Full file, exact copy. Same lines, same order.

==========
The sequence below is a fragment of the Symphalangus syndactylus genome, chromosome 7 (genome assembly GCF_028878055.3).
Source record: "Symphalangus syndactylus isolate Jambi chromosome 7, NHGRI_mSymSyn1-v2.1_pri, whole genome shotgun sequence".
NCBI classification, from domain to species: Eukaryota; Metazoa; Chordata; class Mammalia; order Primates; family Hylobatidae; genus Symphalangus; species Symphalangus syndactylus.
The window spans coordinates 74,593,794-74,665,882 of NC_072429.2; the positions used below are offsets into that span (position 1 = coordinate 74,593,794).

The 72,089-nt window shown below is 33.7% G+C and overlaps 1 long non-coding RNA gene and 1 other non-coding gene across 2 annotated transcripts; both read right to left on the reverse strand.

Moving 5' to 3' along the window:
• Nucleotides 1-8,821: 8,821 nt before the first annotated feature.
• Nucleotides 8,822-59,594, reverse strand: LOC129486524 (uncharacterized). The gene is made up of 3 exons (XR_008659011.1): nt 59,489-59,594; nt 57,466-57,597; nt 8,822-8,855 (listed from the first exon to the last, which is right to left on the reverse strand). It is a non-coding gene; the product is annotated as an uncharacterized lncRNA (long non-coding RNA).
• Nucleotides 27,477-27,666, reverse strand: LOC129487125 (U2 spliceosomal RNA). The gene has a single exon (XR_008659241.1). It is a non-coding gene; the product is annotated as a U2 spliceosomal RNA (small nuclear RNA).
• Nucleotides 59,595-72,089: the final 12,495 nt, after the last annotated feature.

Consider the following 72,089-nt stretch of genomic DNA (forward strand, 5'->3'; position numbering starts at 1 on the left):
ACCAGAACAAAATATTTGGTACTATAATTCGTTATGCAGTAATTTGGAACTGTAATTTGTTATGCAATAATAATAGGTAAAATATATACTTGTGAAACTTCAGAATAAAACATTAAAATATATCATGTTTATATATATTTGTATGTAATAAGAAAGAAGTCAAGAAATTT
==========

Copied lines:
The sequence below is a fragment of the Symphalangus syndactylus genome, chromosome 7 (genome assembly GCF_028878055.3).
Source record: "Symphalangus syndactylus isolate Jambi chromosome 7, NHGRI_mSymSyn1-v2.1_pri, whole genome shotgun sequence".
NCBI classification, from domain to species: Eukaryota; Metazoa; Chordata; class Mammalia; order Primates; family Hylobatidae; genus Symphalangus; species Symphalangus syndactylus.
The window spans coordinates 74,593,794-74,665,882 of NC_072429.2; the positions used below are offsets into that span (position 1 = coordinate 74,593,794).

The 72,089-nt window shown below is 33.7% G+C and overlaps 1 long non-coding RNA gene and 1 other non-coding gene across 2 annotated transcripts; both read right to left on the reverse strand.

Moving 5' to 3' along the window:
• Nucleotides 1-8,821: 8,821 nt before the first annotated feature.
• Nucleotides 8,822-59,594, reverse strand: LOC129486524 (uncharacterized). The gene is made up of 3 exons (XR_008659011.1): nt 59,489-59,594; nt 57,466-57,597; nt 8,822-8,855 (listed from the first exon to the last, which is right to left on the reverse strand). It is a non-coding gene; the product is annotated as an uncharacterized lncRNA (long non-coding RNA).
• Nucleotides 27,477-27,666, reverse strand: LOC129487125 (U2 spliceosomal RNA). The gene has a single exon (XR_008659241.1). It is a non-coding gene; the product is annotated as a U2 spliceosomal RNA (small nuclear RNA).
• Nucleotides 59,595-72,089: the final 12,495 nt, after the last annotated feature.

Consider the following 72,089-nt stretch of genomic DNA (forward strand, 5'->3'; position numbering starts at 1 on the left):
ACCAGAACAAAATATTTGGTACTATAATTCGTTATGCAGTAATTTGGAACTGTAATTTGTTATGCAATAATAATAGGTAAAATATATACTTGTGAAACTTCAGAATAAAACATTAAAATATATCATGTTTATATATATTTGTATGTAATAAGAAAGAAGTCAAGAAATTT